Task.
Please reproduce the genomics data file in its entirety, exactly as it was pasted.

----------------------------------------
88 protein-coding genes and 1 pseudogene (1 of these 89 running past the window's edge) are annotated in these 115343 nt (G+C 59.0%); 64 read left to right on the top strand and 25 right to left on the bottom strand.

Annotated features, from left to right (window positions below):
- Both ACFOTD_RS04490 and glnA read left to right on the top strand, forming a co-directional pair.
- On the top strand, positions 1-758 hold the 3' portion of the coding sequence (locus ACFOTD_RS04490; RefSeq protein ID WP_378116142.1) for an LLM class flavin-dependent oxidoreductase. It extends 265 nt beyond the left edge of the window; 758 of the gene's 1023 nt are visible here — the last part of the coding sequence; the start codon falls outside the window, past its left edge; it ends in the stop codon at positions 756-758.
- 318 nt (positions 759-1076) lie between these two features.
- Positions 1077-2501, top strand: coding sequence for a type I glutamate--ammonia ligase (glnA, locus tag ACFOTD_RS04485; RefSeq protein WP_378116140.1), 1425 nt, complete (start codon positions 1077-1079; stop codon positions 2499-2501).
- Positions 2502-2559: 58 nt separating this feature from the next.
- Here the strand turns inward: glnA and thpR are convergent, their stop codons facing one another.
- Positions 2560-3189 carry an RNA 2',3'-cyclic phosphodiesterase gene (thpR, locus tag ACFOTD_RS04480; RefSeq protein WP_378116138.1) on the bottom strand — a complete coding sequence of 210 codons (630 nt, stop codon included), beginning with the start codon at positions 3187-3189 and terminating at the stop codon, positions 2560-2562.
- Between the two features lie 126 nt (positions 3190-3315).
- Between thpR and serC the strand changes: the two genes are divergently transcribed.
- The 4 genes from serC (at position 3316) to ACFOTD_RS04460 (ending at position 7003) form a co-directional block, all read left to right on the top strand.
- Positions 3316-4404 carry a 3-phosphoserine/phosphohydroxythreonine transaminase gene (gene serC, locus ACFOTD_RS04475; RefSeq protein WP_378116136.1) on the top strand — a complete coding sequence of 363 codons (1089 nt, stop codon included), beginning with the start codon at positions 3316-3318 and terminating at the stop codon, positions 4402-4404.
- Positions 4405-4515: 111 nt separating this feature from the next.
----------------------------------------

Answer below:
88 protein-coding genes and 1 pseudogene (1 of these 89 running past the window's edge) are annotated in these 115343 nt (G+C 59.0%); 64 read left to right on the top strand and 25 right to left on the bottom strand.

Annotated features, from left to right (window positions below):
- Both ACFOTD_RS04490 and glnA read left to right on the top strand, forming a co-directional pair.
- On the top strand, positions 1-758 hold the 3' portion of the coding sequence (locus ACFOTD_RS04490; RefSeq protein ID WP_378116142.1) for an LLM class flavin-dependent oxidoreductase. It extends 265 nt beyond the left edge of the window; 758 of the gene's 1023 nt are visible here — the last part of the coding sequence; the start codon falls outside the window, past its left edge; it ends in the stop codon at positions 756-758.
- 318 nt (positions 759-1076) lie between these two features.
- Positions 1077-2501, top strand: coding sequence for a type I glutamate--ammonia ligase (glnA, locus tag ACFOTD_RS04485; RefSeq protein WP_378116140.1), 1425 nt, complete (start codon positions 1077-1079; stop codon positions 2499-2501).
- Positions 2502-2559: 58 nt separating this feature from the next.
- Here the strand turns inward: glnA and thpR are convergent, their stop codons facing one another.
- Positions 2560-3189 carry an RNA 2',3'-cyclic phosphodiesterase gene (thpR, locus tag ACFOTD_RS04480; RefSeq protein WP_378116138.1) on the bottom strand — a complete coding sequence of 210 codons (630 nt, stop codon included), beginning with the start codon at positions 3187-3189 and terminating at the stop codon, positions 2560-2562.
- Between the two features lie 126 nt (positions 3190-3315).
- Between thpR and serC the strand changes: the two genes are divergently transcribed.
- The 4 genes from serC (at position 3316) to ACFOTD_RS04460 (ending at position 7003) form a co-directional block, all read left to right on the top strand.
- Positions 3316-4404 carry a 3-phosphoserine/phosphohydroxythreonine transaminase gene (gene serC, locus ACFOTD_RS04475; RefSeq protein WP_378116136.1) on the top strand — a complete coding sequence of 363 codons (1089 nt, stop codon included), beginning with the start codon at positions 3316-3318 and terminating at the stop codon, positions 4402-4404.
- Positions 4405-4515: 111 nt separating this feature from the next.